Naeem Mohaiemen is a well known name in Bangla cyberspace, going all the way back to the days of soc.culture.bd and DOS. To many, its his tireless work for the marginalised peoples of Bangladesh such as the Paharis or the Ahmadiyaas that matters most. To others, it’s his art, intricately linked with his politics. And then there is his work on the history around the formation of Bangladesh — few things highlight the intellectual shallowness of the Sachal-Shahbag types than the way they reacted to the most detailed take down of Sarmila Bose.
Few know that Naeem is also an empirical economist. Or was. Or could have been an excellent one. Consider the abstract of his honors thesis:
I will look at the factors that effect (sic) jute prices. This is important for several reasons. Since sudden changes in the price of jute are unanticipated by the individual farmer, they are adversely affected if they produce the same amount of jute each year but suddenly receive lower prices for it. Jute prices are also important factor in Bangladesh’s development. If overall production remains stable, but prices suddenly drop, revenue fluctuates. In trying to aid the jute industry, there have been two arguments frequently repeated in Bangladesh. One is that, jute growers need to bring sudden supply shocks to a minimum. The other is that jute growers need to concentrate on developing new markets for jute, so that Polypropylene and other substitutes do not keep eroding the market. The analysis in this paper may help to isolate the more important factors effecting price variations and, therefore, point to which factors need to be concentrated on to reduce price fluctuations in the jute industry.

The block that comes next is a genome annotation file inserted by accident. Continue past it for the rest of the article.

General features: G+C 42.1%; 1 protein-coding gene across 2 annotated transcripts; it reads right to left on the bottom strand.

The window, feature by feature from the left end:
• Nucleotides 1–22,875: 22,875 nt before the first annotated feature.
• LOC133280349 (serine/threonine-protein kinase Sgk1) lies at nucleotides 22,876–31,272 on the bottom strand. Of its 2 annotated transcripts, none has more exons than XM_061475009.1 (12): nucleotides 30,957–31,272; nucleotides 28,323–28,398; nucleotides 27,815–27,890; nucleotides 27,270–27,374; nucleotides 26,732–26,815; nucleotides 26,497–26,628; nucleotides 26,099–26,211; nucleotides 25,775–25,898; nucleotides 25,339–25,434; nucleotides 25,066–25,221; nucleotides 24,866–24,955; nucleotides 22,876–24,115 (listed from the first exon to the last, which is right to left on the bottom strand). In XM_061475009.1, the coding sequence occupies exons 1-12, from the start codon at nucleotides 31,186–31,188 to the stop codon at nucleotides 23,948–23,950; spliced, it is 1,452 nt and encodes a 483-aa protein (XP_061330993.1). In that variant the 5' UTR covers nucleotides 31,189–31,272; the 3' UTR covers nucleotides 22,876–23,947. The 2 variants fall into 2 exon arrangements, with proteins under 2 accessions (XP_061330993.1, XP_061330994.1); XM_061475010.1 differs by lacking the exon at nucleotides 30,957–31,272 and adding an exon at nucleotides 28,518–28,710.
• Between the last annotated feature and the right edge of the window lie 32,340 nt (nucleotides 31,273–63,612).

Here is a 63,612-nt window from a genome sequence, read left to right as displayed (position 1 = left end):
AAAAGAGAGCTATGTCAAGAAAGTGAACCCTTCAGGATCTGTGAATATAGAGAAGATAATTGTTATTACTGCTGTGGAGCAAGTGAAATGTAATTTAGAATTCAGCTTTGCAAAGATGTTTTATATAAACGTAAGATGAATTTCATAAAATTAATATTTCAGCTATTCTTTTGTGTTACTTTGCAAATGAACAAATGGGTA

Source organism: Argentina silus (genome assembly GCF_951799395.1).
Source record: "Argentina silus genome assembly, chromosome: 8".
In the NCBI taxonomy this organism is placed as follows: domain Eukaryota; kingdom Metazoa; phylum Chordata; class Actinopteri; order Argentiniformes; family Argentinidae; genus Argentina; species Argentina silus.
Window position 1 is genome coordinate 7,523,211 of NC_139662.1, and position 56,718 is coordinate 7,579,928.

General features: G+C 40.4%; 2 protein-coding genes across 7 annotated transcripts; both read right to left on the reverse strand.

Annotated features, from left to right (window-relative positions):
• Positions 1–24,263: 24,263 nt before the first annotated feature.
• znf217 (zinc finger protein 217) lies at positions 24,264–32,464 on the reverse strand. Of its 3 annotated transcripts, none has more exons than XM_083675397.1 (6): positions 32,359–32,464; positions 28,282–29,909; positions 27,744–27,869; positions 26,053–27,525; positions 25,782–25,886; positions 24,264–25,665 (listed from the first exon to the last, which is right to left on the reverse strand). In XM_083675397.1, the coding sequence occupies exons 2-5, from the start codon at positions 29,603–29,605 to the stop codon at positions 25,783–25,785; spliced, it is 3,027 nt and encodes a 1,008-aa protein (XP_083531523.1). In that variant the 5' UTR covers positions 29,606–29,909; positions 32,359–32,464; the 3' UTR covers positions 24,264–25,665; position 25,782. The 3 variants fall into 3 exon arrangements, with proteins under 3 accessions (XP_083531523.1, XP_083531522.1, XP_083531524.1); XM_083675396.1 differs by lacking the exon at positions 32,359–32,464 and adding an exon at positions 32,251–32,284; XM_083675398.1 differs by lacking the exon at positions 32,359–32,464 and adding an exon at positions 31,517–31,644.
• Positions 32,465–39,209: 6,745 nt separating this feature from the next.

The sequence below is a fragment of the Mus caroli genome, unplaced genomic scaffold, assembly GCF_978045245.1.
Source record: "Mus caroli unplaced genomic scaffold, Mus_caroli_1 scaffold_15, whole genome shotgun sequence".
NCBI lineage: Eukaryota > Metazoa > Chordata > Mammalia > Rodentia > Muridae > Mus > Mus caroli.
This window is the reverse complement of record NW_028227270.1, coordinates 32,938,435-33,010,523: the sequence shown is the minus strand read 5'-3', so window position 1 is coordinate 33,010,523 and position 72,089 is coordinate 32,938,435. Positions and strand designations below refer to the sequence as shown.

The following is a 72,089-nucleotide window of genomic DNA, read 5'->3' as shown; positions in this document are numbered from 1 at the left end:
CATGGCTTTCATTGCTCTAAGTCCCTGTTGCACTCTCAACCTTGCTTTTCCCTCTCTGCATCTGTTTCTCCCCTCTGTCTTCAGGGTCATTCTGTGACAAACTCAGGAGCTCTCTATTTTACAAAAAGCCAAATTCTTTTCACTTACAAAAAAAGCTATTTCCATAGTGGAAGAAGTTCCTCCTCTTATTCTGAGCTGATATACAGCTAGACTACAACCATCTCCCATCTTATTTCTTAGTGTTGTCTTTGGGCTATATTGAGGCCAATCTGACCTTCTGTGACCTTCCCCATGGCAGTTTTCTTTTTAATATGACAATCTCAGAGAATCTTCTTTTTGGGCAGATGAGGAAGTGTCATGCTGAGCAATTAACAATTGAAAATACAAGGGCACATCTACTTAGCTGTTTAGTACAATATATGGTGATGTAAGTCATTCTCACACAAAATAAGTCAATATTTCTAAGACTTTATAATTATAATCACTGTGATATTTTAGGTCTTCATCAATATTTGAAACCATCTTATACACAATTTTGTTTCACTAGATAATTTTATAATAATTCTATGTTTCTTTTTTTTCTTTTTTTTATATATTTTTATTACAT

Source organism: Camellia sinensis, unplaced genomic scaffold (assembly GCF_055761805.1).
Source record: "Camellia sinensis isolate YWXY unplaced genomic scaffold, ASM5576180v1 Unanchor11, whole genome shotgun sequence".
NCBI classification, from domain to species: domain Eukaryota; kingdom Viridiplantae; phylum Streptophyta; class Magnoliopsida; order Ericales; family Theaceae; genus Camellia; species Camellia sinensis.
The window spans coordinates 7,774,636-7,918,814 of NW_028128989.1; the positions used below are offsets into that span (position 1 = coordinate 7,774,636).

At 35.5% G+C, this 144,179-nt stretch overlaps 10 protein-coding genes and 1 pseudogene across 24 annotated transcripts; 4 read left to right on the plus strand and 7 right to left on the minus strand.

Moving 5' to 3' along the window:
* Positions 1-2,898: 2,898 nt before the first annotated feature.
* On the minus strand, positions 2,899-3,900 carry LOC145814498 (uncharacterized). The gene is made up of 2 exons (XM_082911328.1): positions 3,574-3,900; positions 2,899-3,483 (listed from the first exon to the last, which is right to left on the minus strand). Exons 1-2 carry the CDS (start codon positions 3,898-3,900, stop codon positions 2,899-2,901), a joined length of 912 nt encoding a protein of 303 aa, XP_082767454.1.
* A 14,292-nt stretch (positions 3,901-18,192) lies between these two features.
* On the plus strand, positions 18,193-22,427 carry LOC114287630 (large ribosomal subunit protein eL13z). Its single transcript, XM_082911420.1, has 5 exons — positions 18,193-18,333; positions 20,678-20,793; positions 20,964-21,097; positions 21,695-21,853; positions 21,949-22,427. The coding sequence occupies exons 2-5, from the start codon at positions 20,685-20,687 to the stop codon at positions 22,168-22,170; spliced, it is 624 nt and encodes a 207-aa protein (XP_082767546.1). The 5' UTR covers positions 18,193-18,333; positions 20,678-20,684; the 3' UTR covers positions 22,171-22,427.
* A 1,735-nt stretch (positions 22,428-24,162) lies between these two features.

That essay is from a bygone era — no one will begin a paper with ‘Bangladesh is one of the five poorest countries in the world’ in 2015. In fact, hardly anyone thinking seriously about Bangladesh economy spend any time on jute these days. But when Naeem (and a few years after him, I) went to school, essays on ‘the golden fibre’ was as commonplace as winter pitha.
That essay is from a bygone era, when people wondered about the point of the ‘electronic mail’, and mobile phones could double as a blunt instrument of murder. Back then, the honors thesis of choice for most was ‘critical review of the literature’ — you read the introduction and conclusion of two dozen papers and books and produced a mash up, pepper your conversations with jargons, and naively believe that girls and supervisors were impressed… you get the gist (my own essay, coming nearly half a decade after Naeem’s was of this type). If you were really clever, you did mathsy theory — take a well known paper, and tinker around with the algebra, score well on GRE, and get into a top school for PhD.
Back then, few did econometrics for their honors essay. Hardly anyone did it on anything to do with Bangladesh. Data was scarce. Computers were big boxes of whoknowswhat. To run a regression to parsimoniously explain the collapse of jute prices in the 1970s — this was brave. To get a result with decent explanatory power — this was cool!
Anyone who has met him, or listened to Radio Bangladesh World Music in the 1980s, knows Naeem is cool. But doing econometrics in the early 1990s — that’s freakonomics cool.
And his analysis points to something quite novel too. After accounting for factors such as the advent of synthetic substitutes of jute, he found that the main supply shock to hit Bangladeshi jute industry was the 1965 India-Pakistan War (and not the Liberation War of 1971).
Fifty years ago, as tanks clashed on the Punjab plains, East Bengal delta were cut off from the rest of the world. Political, and economic, ramifications directly led to Bangladesh. Naeem is doing ground breaking work to bring to light stories from that era that are marginalised by our current politics. Maybe someday he will go back to his roots and do some quantitative work too.